Like the case of the Med coast of Spain, the trend is set that the Israeli public will have to recover its coastal resources by spending hundreds of millions of dollars from public funds.

In order to save what is left of the Israeli coasts, it is of the highest priority that an obligatory norm be formulated for the design and construction of coastal structures for consulting engineers. This norm should not only include detailed design criteria and the use of sophisticated mathematical models but also penalties in case of faulty design in the form of liability suits.

It should especially become mandatory to invest properly, during all planning phases, in various mathematical models, for each coastal project. The new National Masterplan 138 should incorporate this building norm and not rely on Environmental Impact Assessment and Monitoring only.

The Intersection Between River Basin and Coastal Zone Management: The Case of Altinova

S. Kapdasli1, E. Irtem2, T. Mutlu3 and E. Ünal4

1 Prof.Dr., Istanbul Technical University, Civ. Eng. Dept., Istanbul, Turkey*, Fax No: +90 212 2856587, Tel No: +90 212 2853410,
2 Ast. Prof.Dr., Balıkesir University, Civ. Eng. Dept., Balikesir, Turkey.
3 M.Sc. Res.Ast., Istanbul Technical University, Civ. Eng. Dept., Istanbul, Turkey*.
4 Ph.D. Res. Ast., Istanbul Technical University, Civ. Eng. Dept., Istanbul, Turkey*.


Decision-making has paid no attention to the intersection between River Basin Management and Coastal Zone Management. This paper stresses and describes the importance of the intersection between river basin management and coastal zone management works. Environmentally adverse effects and influence of lack of integrated approach have been pointed out. A case study has also been carried out, in order to put forward the necessity of this integrated approach.

Storm surges and waves along the Mediterranean coast of Egypt

Abdel Aziz Abdel Baeth Hamed

Prof., Chairman of Meteorology Program, Arab Academy for Science and Technology, P.O.B. 1029 Alexandria, Egypt, Tel: 203 5600245, Fax: 203 5603362, 203 5602144


Lack of sufficient knowledge of coastal wave climates and storm surges hinders management and treatment of coastal problems. This limits the data applicability for describing the basic stochastic processes which govern beach changes along the Mediterranean coast of Egypt.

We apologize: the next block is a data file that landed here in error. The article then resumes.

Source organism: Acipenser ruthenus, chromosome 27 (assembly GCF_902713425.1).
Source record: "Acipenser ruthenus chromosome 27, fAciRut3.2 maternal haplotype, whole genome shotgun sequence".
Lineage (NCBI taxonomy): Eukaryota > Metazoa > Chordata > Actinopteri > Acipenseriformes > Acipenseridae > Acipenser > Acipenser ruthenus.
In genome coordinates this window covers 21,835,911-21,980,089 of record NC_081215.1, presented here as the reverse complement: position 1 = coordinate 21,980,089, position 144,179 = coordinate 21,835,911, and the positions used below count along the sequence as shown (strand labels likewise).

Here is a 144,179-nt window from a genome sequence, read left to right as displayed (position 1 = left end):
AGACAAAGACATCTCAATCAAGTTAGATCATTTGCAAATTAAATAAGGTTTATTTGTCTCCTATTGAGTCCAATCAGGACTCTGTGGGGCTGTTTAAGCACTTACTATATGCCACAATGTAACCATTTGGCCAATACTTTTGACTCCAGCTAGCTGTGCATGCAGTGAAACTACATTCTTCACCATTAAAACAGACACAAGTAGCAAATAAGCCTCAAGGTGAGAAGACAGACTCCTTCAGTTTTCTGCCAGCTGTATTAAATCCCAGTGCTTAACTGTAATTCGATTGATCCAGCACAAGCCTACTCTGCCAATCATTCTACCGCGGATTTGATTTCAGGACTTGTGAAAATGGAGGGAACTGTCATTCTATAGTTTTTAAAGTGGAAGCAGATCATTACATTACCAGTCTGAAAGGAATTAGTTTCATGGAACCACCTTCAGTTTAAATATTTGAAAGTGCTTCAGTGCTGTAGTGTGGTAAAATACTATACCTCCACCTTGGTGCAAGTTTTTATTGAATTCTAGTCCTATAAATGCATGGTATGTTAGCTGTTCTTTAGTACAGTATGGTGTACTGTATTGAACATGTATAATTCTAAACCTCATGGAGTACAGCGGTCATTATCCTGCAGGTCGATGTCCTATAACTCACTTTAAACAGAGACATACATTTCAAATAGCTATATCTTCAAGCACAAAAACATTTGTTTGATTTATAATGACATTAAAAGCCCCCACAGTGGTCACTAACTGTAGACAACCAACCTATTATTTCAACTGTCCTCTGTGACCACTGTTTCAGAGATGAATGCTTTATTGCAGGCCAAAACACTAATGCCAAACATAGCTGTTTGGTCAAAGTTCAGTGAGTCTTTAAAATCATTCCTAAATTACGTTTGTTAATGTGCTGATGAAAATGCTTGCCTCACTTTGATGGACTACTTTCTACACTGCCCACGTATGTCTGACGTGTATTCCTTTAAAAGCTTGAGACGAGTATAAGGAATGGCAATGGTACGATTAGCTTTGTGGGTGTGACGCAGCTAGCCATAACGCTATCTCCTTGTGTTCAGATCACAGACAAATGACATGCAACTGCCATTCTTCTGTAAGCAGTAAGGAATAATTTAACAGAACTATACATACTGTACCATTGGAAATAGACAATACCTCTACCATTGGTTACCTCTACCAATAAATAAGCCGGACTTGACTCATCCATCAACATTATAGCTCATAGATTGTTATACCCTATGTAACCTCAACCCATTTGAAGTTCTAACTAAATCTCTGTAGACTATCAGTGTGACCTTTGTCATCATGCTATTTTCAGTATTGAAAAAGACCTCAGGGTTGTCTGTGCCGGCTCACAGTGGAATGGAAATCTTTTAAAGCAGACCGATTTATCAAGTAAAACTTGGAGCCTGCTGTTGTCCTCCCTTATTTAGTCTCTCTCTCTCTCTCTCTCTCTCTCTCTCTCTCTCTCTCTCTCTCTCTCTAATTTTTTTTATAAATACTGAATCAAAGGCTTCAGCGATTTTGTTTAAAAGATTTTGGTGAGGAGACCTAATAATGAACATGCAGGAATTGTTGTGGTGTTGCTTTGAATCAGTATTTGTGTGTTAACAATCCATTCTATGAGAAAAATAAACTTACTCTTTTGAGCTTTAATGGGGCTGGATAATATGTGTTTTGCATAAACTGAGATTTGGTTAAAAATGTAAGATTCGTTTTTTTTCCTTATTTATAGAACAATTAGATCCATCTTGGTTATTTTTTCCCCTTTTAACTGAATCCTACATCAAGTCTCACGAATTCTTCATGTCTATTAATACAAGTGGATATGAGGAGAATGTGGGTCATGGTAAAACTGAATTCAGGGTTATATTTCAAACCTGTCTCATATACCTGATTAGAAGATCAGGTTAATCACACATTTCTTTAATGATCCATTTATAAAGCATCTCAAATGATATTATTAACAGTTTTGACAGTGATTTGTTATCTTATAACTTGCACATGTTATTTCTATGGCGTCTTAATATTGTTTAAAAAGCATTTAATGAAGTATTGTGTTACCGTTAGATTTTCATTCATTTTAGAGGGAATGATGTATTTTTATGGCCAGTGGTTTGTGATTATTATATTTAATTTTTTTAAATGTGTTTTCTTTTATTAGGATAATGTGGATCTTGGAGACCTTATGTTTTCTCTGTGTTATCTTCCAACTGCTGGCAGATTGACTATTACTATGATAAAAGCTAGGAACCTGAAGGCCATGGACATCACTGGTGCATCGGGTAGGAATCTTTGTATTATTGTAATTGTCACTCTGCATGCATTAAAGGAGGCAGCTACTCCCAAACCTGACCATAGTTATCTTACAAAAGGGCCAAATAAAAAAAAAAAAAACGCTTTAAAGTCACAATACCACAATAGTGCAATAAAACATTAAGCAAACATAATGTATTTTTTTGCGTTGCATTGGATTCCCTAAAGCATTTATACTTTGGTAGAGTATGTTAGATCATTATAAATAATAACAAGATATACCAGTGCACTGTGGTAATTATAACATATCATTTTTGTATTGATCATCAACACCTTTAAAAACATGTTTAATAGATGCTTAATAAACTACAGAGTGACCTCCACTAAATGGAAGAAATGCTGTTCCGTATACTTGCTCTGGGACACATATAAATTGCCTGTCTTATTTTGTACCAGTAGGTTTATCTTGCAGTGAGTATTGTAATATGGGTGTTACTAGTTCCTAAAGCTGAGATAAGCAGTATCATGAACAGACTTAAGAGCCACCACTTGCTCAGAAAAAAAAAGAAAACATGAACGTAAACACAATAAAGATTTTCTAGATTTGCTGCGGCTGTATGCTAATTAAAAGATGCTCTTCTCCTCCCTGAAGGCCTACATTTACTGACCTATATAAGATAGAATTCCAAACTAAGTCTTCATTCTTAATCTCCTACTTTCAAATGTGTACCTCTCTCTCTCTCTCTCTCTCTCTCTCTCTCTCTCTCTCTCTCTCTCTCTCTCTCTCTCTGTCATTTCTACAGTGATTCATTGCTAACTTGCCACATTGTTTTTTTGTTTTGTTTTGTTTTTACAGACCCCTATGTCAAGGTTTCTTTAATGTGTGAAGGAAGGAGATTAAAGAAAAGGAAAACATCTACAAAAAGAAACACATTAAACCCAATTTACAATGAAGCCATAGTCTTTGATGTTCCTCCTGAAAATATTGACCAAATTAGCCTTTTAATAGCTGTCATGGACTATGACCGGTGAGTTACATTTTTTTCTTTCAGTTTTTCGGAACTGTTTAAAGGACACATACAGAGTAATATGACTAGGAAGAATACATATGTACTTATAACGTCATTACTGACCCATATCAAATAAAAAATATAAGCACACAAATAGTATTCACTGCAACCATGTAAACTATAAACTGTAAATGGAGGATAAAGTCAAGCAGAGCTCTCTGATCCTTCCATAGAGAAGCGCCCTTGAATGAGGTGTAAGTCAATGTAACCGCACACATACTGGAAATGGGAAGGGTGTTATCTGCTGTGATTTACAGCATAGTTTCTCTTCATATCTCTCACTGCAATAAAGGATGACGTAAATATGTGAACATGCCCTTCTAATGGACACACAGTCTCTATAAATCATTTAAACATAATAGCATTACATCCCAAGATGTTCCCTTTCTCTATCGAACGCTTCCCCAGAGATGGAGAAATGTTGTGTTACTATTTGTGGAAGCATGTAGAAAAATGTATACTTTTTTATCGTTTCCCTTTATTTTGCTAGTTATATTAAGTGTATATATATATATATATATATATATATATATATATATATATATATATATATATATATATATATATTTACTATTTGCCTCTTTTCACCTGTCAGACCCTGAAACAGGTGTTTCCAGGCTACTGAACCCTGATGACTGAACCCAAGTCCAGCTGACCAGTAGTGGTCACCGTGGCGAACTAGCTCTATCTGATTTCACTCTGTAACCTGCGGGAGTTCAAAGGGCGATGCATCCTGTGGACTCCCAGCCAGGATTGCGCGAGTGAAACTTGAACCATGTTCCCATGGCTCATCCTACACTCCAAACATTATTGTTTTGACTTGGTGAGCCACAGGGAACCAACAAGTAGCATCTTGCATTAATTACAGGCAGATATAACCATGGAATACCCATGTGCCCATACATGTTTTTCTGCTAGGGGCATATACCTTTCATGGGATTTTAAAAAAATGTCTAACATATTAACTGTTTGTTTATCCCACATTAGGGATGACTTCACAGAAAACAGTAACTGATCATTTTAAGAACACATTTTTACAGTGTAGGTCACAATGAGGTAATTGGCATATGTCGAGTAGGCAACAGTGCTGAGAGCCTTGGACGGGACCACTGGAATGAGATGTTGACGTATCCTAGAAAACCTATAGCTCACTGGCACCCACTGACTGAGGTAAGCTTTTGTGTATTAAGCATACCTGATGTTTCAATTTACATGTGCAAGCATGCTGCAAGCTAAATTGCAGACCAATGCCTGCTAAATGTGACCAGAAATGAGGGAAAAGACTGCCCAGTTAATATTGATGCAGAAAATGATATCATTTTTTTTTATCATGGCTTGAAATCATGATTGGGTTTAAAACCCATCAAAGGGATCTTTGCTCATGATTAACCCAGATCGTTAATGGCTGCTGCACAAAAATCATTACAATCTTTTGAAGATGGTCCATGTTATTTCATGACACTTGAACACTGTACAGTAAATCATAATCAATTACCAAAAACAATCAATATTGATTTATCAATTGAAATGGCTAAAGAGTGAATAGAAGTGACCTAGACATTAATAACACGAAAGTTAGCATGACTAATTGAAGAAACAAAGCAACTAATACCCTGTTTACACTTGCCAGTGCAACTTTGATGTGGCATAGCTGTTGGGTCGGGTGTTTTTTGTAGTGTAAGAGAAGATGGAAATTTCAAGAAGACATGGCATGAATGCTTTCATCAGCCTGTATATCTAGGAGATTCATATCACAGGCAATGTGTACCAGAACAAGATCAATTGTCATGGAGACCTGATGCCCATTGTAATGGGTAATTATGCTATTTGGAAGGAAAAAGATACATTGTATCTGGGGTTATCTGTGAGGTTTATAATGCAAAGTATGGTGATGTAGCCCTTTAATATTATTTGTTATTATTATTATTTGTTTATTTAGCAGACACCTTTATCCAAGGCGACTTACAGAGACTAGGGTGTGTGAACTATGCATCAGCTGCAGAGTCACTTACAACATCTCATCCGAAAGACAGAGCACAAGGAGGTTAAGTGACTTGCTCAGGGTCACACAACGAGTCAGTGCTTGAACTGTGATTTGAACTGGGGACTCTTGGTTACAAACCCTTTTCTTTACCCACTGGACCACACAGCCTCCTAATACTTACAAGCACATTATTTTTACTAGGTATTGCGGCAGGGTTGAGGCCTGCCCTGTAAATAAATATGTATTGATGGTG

The main purposes of this paper are:

  1. Examination of the effect of the different depressions during their courses over the Eastern Mediterranean on the wave generation along the Egyptian coast.

  2. Comparison between the wave measurements in the area of interest and the estimated wave characteristics from the synoptic charts.

  3. Classification of the storm surges according to their heights and the associated synoptic situations.

  4. Establishing an empirical formula to predict the storm surge height.

  5. Finding out the wave climates along the Mediterranean coast of Egypt.

Data used are the hourly sea level heights, the hourly wind velocity and atmospheric pressure, the mean sea level synoptic charts over the Mediterranean Sea every 6 hours from 1968 to 1988 and the wave observations during 1981, 1982, 1985 and 1986.

Results indicated the following:

  1. Highly significant correlation coefficient between the observed and the predicted surges using the newly derived empirical equation obtained in this work.

  2. There is a highly significant correlation coefficient between wind waves and the predicted waves using a new empirical formula obtained during this study.

  3. Five types of storm surge were identified: A,B,C,D and E. Type A represents the simple case of storm surge (16 cm) and type E has the strongest surge (43cm).

Sea level changes, tide and surges at Borollus and Ras El- Barr along the Mediterranean coast of Egypt

Ahmed Abdel Hamid El-Gindy1 and Zeinab Moursy2

1 Prof. of Physical Oceanography, Oceanography Dept., Faculty of Science, Alexandria University, Alexandria, Egypt, Tel: 0203- 5960689, Fax: 0203-4911794
2 Researcher in the National Institute of Oceanography and Fisheries, Alexandria.


The study of the sea level changes with its components : tides and surges as well as the relative importance of their contributions is quite important for coastal management and protection. The main ports along the Egyptian Mediterranean coast ( Alexandria and Port Said) were to some extend studied because of the availability of long sea level records. Therefore, our objective in this paper is to investigate other sites affected by significant active shore processes; Borollus and Ras El- Barr, using the available relatively short sea level time series, from January to September, 1984, collected at the Institute of Coastal Protection Research, Alexandria, Egypt.

The aims of the study are:

  1. Estimation of the amplitudes and phases of the tidal harmonics at the above positions, using Doodson and Mike Forman methods.

  2. Estimation of predicted tidal elevations in the period of the used time series.

  3. Extraction of hourly surge.

  4. The study of frequency and probability distributions of water level and surge which is important in coastal engineering work.

  5. The study of the behavior of the time series of water level and surge, using spectral analysis, and the relative contribution of surge and tide in the water level.